Sanders
v.
Hanson

United States District Court, E.D. Michigan, Southern DivisionJun 9, 2006
Case No. 05-72760. (E.D. Mich. Jun. 9, 2006)

Case No. 05-72760.

June 9, 2006


ORDER


This case involves an accusation by the Plaintiff, Cathryn V. Sanders, that the Defendant, Karen R. Hanson, who is an Assistant Prosecutor in Genesee County, Michigan (1) violated "her rights under the 14th Amendment of the United States Constitution and Article 10, Section 2 of the Michigan Constitution," (2) encumbered "her property interests by recording a document without a lawful cause and with an intent to harass or intimidate," and (3) made false statements which were libelous in nature, all of which caused her to sustain damages. Although the Complaint in this litigation was initiated in the Genesee County Circuit Court of Michigan, Sanders caused the case to be removed to this federal court on July 13, 2005. Nearly one year later (April 25, 2006), Sanders filed a pleading that she identified as a "Motion to Amend Complaint Per March 20, 2006 Scheduling Conference."

In this pleading, Sanders wrote:

1. The court explained at the March 20, 2006 scheduling conference conducted in Steffeny D. Linn v. Karen R. Hanson, [a companion case] . . . that the conference was meant to also schedule the companion cases, Cathryn V. Sanders v. Karen R. Hanson, . . . and Willie L. Pigee v. Karen R. Hanson. . . .
2. While the Linn v. Hanson Scheduling Order allowed plaintiff to amend her complaint, the Order makes no mention of leave to amend the Pigee and Sanders complaints too, though it was discussed at the March 20, 2006 scheduling conference.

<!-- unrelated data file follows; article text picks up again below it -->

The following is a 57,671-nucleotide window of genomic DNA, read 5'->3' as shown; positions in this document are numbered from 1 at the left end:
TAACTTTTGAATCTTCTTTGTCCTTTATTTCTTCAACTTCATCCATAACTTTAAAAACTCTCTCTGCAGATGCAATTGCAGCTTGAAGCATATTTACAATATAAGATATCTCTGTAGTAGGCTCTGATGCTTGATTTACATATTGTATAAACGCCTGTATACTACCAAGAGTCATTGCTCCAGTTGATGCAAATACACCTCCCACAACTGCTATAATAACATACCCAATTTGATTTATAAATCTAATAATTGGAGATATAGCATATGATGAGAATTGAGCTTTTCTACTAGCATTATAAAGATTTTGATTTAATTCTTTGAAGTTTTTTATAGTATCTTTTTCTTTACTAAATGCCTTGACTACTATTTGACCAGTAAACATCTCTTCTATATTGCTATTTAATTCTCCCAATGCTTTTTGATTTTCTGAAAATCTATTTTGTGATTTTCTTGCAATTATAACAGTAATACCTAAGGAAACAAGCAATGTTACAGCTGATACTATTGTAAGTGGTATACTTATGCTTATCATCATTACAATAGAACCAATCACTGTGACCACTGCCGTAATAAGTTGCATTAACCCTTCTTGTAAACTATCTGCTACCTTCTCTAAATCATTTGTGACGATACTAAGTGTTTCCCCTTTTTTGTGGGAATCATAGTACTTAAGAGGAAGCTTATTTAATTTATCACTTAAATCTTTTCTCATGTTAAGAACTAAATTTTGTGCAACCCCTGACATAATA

Hanson, in her response, asserted that "[t]he Court did not, concurrently, schedule a Pretrial Scheduling Conference for either the Sanders or the Pigee cases." Nevertheless, she expressed her willingness to "rely upon the decision of the Court to determine if, and to what extend, [Sanders'] proposed amended complaint should be granted or not. Once that decision is made by this Court, [she] will respond in the appropriate manner."

In its evaluation of this motion, the Court turns to Fed.R.Civ.P. 15(a), which indicates, in essence, that a pleading may be amended "at any time before a responsive pleading is served. . . . Otherwise a party may amend [a pleading] only by leave of court or by written consent of the adverse party." Moreover, the Federal Rules of Civil Procedure provide that a motion for leave to amend a complaint "shall be freely given when justice so requires." Fed.R.Civ.P. 15(a). Thus, "if the underlying facts or circumstances relied upon by a plaintiff may be a proper subject of relief, [she] ought to be afforded an opportunity to test his claim on the merits." Foman v. Davis, 371 U.S. 178, 182 (1962); Tefft v. Seward, 689 F.2d 637, 639 (6th Cir. 1982) According to the Sixth Circuit Court of Appeals, decisions as to whether the ends of justice warrant the granting of an amendment are left to the sound discretion of the trial judge. Miller v. Metropolitan Life Ins. Co., 925 F.2d 979, 983 (6th Cir. 1991).

Having examined the pleadings in this litigation, the Court concludes that (1) Sanders has set forth a meritorious basis for her request, (2) she has not acted with any "undue delay, bad faith, or a dilatory motive" in filing this motion, and (3) Hanson will not sustain any substantial prejudice if this motion is granted. Therefore, Sanders' motion to amend her Complaint is granted; provided, however, that she shall file her Amended Complaint within a period of fourteen (14) days from the date of this Order. Should she fail, refuse or neglect to comply with this directive within the designated period of time, this motion will be automatically denied.

IT IS SO ORDERED.